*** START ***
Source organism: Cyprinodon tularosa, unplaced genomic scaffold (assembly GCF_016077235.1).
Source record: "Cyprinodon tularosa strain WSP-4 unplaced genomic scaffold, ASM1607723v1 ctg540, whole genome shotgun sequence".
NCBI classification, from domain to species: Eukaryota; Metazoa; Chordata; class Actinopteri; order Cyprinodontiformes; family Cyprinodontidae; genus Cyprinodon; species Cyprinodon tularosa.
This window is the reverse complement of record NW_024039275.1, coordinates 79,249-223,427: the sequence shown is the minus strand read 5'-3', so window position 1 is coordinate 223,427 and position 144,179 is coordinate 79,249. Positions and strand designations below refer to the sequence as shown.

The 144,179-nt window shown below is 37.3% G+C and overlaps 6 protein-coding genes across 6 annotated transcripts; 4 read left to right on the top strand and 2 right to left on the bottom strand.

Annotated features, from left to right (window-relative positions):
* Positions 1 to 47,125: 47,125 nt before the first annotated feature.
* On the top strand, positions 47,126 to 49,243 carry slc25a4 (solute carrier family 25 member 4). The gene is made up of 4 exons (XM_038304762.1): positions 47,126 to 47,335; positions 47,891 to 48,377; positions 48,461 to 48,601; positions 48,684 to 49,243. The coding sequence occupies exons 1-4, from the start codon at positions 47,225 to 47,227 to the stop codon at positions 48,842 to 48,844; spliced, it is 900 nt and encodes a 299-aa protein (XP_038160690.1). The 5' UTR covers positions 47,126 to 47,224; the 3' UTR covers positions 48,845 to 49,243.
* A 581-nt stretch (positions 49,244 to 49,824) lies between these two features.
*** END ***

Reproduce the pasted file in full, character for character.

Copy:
Source organism: Cyprinodon tularosa, unplaced genomic scaffold (assembly GCF_016077235.1).
Source record: "Cyprinodon tularosa strain WSP-4 unplaced genomic scaffold, ASM1607723v1 ctg540, whole genome shotgun sequence".
NCBI classification, from domain to species: Eukaryota; Metazoa; Chordata; class Actinopteri; order Cyprinodontiformes; family Cyprinodontidae; genus Cyprinodon; species Cyprinodon tularosa.
This window is the reverse complement of record NW_024039275.1, coordinates 79,249-223,427: the sequence shown is the minus strand read 5'-3', so window position 1 is coordinate 223,427 and position 144,179 is coordinate 79,249. Positions and strand designations below refer to the sequence as shown.

The 144,179-nt window shown below is 37.3% G+C and overlaps 6 protein-coding genes across 6 annotated transcripts; 4 read left to right on the top strand and 2 right to left on the bottom strand.

Annotated features, from left to right (window-relative positions):
* Positions 1 to 47,125: 47,125 nt before the first annotated feature.
* On the top strand, positions 47,126 to 49,243 carry slc25a4 (solute carrier family 25 member 4). The gene is made up of 4 exons (XM_038304762.1): positions 47,126 to 47,335; positions 47,891 to 48,377; positions 48,461 to 48,601; positions 48,684 to 49,243. The coding sequence occupies exons 1-4, from the start codon at positions 47,225 to 47,227 to the stop codon at positions 48,842 to 48,844; spliced, it is 900 nt and encodes a 299-aa protein (XP_038160690.1). The 5' UTR covers positions 47,126 to 47,224; the 3' UTR covers positions 48,845 to 49,243.
* A 581-nt stretch (positions 49,244 to 49,824) lies between these two features.